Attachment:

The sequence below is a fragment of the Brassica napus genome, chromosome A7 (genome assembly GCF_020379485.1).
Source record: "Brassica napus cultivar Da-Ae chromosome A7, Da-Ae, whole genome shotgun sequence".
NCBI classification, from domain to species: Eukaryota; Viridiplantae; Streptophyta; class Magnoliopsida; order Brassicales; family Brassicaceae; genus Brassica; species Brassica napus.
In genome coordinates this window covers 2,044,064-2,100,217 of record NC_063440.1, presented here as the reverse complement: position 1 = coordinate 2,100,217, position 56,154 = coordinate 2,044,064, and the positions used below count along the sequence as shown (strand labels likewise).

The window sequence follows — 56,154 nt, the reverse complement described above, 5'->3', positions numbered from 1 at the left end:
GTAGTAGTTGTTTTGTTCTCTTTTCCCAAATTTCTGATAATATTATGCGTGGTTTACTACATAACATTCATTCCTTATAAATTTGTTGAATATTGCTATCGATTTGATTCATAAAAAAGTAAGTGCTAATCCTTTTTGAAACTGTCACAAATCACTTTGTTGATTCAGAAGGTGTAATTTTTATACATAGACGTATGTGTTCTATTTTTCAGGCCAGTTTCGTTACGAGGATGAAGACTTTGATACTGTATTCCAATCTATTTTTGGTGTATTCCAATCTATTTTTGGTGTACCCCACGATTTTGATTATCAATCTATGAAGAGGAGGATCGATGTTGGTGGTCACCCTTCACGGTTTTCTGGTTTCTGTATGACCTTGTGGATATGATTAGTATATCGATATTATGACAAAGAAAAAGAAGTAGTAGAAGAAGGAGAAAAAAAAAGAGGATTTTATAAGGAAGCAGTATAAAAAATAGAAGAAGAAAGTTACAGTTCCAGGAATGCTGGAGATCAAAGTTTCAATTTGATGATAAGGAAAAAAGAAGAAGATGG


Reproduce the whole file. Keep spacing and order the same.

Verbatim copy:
The sequence below is a fragment of the Brassica napus genome, chromosome A7 (genome assembly GCF_020379485.1).
Source record: "Brassica napus cultivar Da-Ae chromosome A7, Da-Ae, whole genome shotgun sequence".
NCBI classification, from domain to species: Eukaryota; Viridiplantae; Streptophyta; class Magnoliopsida; order Brassicales; family Brassicaceae; genus Brassica; species Brassica napus.
In genome coordinates this window covers 2,044,064-2,100,217 of record NC_063440.1, presented here as the reverse complement: position 1 = coordinate 2,100,217, position 56,154 = coordinate 2,044,064, and the positions used below count along the sequence as shown (strand labels likewise).

The window sequence follows — 56,154 nt, the reverse complement described above, 5'->3', positions numbered from 1 at the left end:
GTAGTAGTTGTTTTGTTCTCTTTTCCCAAATTTCTGATAATATTATGCGTGGTTTACTACATAACATTCATTCCTTATAAATTTGTTGAATATTGCTATCGATTTGATTCATAAAAAAGTAAGTGCTAATCCTTTTTGAAACTGTCACAAATCACTTTGTTGATTCAGAAGGTGTAATTTTTATACATAGACGTATGTGTTCTATTTTTCAGGCCAGTTTCGTTACGAGGATGAAGACTTTGATACTGTATTCCAATCTATTTTTGGTGTATTCCAATCTATTTTTGGTGTACCCCACGATTTTGATTATCAATCTATGAAGAGGAGGATCGATGTTGGTGGTCACCCTTCACGGTTTTCTGGTTTCTGTATGACCTTGTGGATATGATTAGTATATCGATATTATGACAAAGAAAAAGAAGTAGTAGAAGAAGGAGAAAAAAAAAGAGGATTTTATAAGGAAGCAGTATAAAAAATAGAAGAAGAAAGTTACAGTTCCAGGAATGCTGGAGATCAAAGTTTCAATTTGATGATAAGGAAAAAAGAAGAAGATGG